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Virginia Republicans Brace For Their Own Convention Next Year

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Both Lt. Gov. Bill Bolling and Attorney General Ken Cuccinelli think they can win over voters in a convention format.
Steve Helber/Gage Skidmore
Both Lt. Gov. Bill Bolling and Attorney General Ken Cuccinelli think they can win over voters in a convention format.

The Republican nomination for president may have been secured by Mitt Romney this week, but the politics for the Republican nomination for governor in Virginia are still going strong.

Now that Republican Party leaders in Virginia have given up on the idea of holding a statewide primary in favor of a convention to determine a candidate next year, Attorney General Ken Cuccinelli and Lieutenant Governor Bill Bolling both say they are tailoring their approach. Cuccinelli supporters say the format benefits the attorney general because of his support among social conservatives and political activists.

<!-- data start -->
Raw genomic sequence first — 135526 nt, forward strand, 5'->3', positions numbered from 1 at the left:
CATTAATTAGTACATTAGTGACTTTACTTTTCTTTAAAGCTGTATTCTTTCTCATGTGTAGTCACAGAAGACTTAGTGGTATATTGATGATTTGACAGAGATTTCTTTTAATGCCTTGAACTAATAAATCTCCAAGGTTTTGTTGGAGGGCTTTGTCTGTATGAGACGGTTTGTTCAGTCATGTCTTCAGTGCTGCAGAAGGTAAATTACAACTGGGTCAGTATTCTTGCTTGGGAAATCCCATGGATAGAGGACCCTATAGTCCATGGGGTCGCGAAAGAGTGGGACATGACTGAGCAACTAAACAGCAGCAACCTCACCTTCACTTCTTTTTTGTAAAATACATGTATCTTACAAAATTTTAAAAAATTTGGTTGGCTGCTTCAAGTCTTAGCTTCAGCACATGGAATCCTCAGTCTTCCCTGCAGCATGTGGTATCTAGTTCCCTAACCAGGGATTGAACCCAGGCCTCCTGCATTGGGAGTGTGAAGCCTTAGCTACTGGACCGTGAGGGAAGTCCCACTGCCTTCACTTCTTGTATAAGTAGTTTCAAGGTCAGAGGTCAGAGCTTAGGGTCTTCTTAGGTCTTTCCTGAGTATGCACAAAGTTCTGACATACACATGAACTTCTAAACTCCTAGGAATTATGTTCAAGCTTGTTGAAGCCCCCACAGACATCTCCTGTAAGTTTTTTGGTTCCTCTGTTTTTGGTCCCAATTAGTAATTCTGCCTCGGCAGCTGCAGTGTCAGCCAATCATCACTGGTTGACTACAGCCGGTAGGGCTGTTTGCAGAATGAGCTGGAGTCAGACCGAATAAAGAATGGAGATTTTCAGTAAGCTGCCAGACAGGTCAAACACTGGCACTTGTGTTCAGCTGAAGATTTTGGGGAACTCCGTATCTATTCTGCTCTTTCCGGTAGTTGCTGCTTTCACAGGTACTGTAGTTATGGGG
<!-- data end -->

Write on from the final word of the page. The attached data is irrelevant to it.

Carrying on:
"I think that our grassroots support and my, frankly, engagement on a wide variety of issues has encouraged a lot of grassroots activists to come to our aid and will show up for us in May," said Cuccinelli in an appearance on the Kojo Nnamdi Show.

Bolling disagrees. Appearing on Morning Edition, the lieutenant governor said Cuccinelli has baggage.

"Sometimes being well known is not a good think if folks don't like you, and a lot of these issues that he's been involved in have created a lot of visibility," said Bolling. "But in most of the issues, he's just not been successful in getting anything done."

The current governor, Bob McDonnell, is term-limited from running again. That's opened up the field on the Republican side to an intense fight between Cuccinelli and Bolling.

The convention is scheduled for May.

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